TL;DR: India's comprehensive data protection bill continues to sit in turmoil as Parliament can not agree on its scope and exemptions, as opposition MPs cite potential for government abuse and surveillance.
India lacks both a comprehensive data protection law and a proper data protection authority, but the country has been trying to pass something to help extend data rights to its citizens and to shore up its digital economy for several years. India's Parliament saw a comprehensive bill introduced in 2019, but after widespread criticism, it was shelved.
That legislation was revived as the Digital Personal Data Protection Bill (DPDP) in late 2022 and was modeled after the EU's GDPR. DPDP has been greeted slightly more enthusiastically than its 2019 version, although there is still plenty of debate over the regulation's contents and it only covers personal data, as years of negotiating have gradually whittled the regulatory scope down.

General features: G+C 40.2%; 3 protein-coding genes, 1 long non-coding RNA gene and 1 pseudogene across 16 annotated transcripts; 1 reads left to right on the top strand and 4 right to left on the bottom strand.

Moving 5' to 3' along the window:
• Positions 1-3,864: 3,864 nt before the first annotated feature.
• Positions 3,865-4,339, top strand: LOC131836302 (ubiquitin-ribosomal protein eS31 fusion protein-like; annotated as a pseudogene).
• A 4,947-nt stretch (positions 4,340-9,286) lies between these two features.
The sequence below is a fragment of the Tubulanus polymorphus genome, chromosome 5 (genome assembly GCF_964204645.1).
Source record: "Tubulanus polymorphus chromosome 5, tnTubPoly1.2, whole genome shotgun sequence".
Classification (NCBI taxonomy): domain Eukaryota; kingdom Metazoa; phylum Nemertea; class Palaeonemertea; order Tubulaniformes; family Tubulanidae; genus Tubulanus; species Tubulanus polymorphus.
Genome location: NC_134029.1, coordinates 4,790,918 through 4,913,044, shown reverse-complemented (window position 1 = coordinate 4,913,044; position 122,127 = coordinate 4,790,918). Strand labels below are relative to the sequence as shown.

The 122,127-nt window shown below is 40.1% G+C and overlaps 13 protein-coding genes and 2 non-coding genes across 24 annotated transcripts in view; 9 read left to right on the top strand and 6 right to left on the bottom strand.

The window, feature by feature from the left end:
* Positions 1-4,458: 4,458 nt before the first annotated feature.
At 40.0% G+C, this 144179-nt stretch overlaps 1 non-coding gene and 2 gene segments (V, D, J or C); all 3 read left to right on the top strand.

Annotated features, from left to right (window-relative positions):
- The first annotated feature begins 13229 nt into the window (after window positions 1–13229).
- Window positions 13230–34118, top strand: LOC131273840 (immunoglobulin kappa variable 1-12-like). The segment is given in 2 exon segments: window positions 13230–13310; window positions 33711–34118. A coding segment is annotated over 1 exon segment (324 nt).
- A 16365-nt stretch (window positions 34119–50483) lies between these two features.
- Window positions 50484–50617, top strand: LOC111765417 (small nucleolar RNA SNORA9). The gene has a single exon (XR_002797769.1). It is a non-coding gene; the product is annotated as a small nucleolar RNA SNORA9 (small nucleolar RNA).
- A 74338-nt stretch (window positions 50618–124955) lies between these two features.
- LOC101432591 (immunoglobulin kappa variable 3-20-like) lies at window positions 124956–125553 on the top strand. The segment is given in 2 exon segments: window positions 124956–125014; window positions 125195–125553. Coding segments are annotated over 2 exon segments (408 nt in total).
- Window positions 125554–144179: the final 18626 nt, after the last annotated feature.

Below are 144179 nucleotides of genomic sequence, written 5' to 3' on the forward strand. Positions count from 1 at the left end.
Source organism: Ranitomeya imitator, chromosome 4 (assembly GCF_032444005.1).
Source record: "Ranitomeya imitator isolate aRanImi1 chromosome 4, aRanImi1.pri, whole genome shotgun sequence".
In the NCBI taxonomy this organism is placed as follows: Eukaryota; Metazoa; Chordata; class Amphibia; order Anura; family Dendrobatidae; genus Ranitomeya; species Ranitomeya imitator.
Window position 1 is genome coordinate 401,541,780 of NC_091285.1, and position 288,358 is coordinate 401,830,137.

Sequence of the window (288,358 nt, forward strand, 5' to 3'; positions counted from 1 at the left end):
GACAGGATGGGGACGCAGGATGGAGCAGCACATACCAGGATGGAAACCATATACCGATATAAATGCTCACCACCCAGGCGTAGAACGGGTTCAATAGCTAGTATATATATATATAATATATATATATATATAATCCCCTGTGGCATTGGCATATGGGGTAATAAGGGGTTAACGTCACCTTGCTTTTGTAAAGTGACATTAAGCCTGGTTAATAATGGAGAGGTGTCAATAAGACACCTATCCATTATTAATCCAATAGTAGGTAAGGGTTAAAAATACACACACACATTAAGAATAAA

The most recent development in the saga came last week, as opposition MPs in Parliament's Standing Committee on Information Technology suggested 40 amendments to the DPDP draft.
Much of the criticism focuses on the lack of empowerment the proposed Data Protection Board, as the Indian government has carved out exemptions for itself on matters such as indefinitely storing an individual's data and "deemed consent" situations where it is in the "public interest" to process data. With a vague definition of
"public interest," many MPs feel uncomfortable passing the bill as currently written due to the potential for government overreach.
Politician John Brittas has argued the current DPDP draft does not uphold the 2017 Right to Privacy verdict of the Supreme Court that enshrined privacy as a fundamental right in the Indian Constitution. Brittas noted during interviews, "National security should not be a ploy to defeat the purpose of the [DPDP] Bill.”
With this large slate of newly proposed amendments, there is still no clear timetable for when the bill might make an appearance on the Parliament floor for an official vote.
Developments on India's data protection and DPDP will be a key data protection story to watch globally as 2023 continues.